Melissa Barclay: Reinvigorating Community

Melissa Barclay is the new principal at Lafayette Elementary School. Keeping parents connected is one of her biggest priorities this year, but the kids are what this gig is all about. Ms. Barclay is focused on bringing her experience to bear on doing what she does best—reaching all students in schools.



Each year, back-to-school night follows a predictable routine. Teachers prepare presentations and showcase their classrooms; principals welcome families, preview the upcoming year, and discuss important routines; parents and caregivers hire the babysitter, meet the teacher, and sign up for volunteer opportunities. Business aside, back-to-school-night always has a buzz! Getting into the classroom, learning children's’ daily routines, making connections, and seeing old and new friends add up to making this seemingly straightforward evening one that parents and caregivers anticipate every year. Due to the pandemic, however, the Lafayette community hasn’t had a chance to experience it in person for two long years.


Melissa Barclay, the new principal at Lafayette Elementary School, knows full well the importance of this night. Sitting in her office as she talks about the upcoming school year and prepares for the evening ahead, she is thoughtful and reflective. “The 1st and 2nd grades didn’t have a typical back-to-school night. A full third of the school hasn’t felt connected in the ways that we’re used to,” she says, as she considers the renewed significance of this night. “The biggest goal going into this year is rebuilding as a community. This is a good year to bring back traditions and reintroduce them.” Keeping parents connected is one of her biggest priorities through things like Leopard Day, PTA meetings, volunteering in the lower grades, and grade-level events. Getting that face time will be essential in helping us “come out of our shells again,” she hopes.


While reaching out to parents is a big priority, anyone with a teaching background will tell you that the kids are what this gig is all about. Important community goals aside, Ms. Barclay is focused on bringing her experience to bear on doing what she does best—reaching all students in schools. The pandemic, however, introduced new challenges, interrupting that strong sense of connection within the school community. Supporting students as they recover from the disruption to their elementary years underlies much of the work. Students are, of course, thrilled to be back at school with their friends; but even under the best of circumstances, they sometimes need extra help navigating classroom and playground dynamics. Ms. Barclay is especially grateful that LPIE is providing additional support for full-time counselors at the elementary level. She says that "as a site we are enthusiastic about being able to expand the support that we provide for students in the SEL realm. The LPIE-funded counselors can provide whole class support with topics like empathy, friendship, and mindfulness. This has a direct impact on student well-being and therefore, students' ability to learn." Giving students the support they need to succeed academically and socially will go a long way towards strengthening the Lafayette Elementary School community.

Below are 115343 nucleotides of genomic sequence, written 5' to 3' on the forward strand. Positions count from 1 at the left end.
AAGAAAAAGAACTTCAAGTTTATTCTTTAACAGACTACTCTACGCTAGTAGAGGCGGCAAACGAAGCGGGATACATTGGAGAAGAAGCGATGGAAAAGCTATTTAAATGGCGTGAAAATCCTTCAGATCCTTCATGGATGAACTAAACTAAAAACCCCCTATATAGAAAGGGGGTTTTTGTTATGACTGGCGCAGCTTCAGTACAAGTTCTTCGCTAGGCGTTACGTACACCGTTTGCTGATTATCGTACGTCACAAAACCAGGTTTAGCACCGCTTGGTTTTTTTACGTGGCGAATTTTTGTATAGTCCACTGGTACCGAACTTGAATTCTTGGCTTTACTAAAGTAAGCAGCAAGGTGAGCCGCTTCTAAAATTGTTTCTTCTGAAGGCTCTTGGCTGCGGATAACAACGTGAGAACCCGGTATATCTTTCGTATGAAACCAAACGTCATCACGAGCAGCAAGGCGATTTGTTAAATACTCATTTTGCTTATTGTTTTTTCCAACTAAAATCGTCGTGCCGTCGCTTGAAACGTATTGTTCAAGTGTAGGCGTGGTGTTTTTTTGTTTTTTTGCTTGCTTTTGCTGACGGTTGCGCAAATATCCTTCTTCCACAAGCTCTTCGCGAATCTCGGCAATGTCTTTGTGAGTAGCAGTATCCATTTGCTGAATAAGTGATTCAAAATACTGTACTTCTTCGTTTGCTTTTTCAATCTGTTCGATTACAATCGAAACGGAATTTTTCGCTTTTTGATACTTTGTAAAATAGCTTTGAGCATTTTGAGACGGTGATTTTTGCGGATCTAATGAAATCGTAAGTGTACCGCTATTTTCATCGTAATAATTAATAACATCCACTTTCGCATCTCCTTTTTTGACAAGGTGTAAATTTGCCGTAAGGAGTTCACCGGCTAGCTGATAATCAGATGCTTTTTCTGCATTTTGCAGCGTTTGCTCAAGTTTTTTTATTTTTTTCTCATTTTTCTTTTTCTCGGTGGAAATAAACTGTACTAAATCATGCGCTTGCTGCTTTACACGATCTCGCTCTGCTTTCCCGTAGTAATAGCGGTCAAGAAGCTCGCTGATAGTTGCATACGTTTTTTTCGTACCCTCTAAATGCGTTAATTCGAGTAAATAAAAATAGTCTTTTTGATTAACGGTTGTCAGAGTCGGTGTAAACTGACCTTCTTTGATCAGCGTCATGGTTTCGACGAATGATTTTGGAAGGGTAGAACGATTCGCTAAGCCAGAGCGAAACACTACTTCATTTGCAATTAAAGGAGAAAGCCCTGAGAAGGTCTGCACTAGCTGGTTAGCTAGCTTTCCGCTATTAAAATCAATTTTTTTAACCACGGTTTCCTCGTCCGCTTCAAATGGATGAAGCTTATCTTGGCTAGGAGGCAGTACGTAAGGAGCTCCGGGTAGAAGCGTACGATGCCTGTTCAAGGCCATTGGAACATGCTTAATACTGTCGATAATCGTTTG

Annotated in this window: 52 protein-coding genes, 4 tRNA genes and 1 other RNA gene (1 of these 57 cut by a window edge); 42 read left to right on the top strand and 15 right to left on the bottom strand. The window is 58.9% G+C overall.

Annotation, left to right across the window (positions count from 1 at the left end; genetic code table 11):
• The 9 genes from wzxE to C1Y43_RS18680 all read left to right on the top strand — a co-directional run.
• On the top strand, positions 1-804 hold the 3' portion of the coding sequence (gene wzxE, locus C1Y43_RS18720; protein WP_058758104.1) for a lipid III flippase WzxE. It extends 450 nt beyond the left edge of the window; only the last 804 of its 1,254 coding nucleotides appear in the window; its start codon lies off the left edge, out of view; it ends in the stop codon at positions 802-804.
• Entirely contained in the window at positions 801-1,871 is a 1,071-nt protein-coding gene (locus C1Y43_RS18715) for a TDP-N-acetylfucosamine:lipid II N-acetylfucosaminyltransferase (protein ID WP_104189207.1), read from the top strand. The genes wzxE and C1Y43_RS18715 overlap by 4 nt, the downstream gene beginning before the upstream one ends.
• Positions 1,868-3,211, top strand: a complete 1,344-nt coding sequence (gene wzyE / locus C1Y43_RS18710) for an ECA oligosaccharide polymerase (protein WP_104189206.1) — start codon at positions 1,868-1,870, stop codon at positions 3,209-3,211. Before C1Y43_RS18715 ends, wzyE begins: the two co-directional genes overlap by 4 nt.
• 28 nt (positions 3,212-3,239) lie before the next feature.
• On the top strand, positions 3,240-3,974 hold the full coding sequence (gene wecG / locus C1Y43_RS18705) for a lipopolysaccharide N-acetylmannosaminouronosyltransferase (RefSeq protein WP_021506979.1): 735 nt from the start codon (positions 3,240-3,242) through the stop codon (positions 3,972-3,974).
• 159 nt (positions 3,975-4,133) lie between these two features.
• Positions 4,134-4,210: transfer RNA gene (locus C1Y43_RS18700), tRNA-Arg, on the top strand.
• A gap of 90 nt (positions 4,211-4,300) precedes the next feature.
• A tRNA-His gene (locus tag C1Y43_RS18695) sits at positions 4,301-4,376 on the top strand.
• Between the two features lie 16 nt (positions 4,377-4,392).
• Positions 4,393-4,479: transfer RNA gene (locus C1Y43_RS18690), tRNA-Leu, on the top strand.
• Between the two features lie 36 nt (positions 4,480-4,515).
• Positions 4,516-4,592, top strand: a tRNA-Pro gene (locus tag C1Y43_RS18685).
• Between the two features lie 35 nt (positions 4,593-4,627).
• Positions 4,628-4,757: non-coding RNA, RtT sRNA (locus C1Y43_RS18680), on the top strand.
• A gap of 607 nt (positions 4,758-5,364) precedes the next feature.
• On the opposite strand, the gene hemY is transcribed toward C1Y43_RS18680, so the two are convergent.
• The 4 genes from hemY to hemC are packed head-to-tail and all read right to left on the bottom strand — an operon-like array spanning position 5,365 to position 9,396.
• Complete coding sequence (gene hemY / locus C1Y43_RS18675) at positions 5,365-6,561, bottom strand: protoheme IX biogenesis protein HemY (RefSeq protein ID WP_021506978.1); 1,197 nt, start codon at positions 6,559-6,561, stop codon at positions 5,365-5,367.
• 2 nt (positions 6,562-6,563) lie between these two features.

Like many teachers and administrators, coming out of the pandemic presents plenty of challenges, but Ms. Barclay has a long history of teaching and a special connection to Lafayette Elementary School that makes her especially poised to help. Some parents and students may recognize her from her time working as a literacy specialist at Lafayette Elementary. Long before that, though, Ms. Barclay began her teaching career in Boston as a literacy specialist and classroom teacher, transitioning to the West Coast about 10 years ago. She got her start teaching 5th and 6th grade literacy and English Language Arts. As her career progressed, she saw the benefits of experiencing other districts and grade levels, noting that “you see different ways of doing things, and you have new experiences.” In each new setting, she was drawn to what made it unique: “I always sought out different leadership roles and ways of expanding my own learning and professional development.” That drive to understand and refine her own practice led her to curriculum and school site councils in the places where she taught. She asked questions such as, “What is the big picture of school? How do all the pieces fit together? How do you reach all kids and make sure you’re reaching everyone? I wanted to be a part of these conversations.” While administration wasn’t on her mind when she had younger children, she “realized it was finally time.” Four years ago, she completed an administration program and began working as an assistant principal at Springhill with a special focus on curriculum work.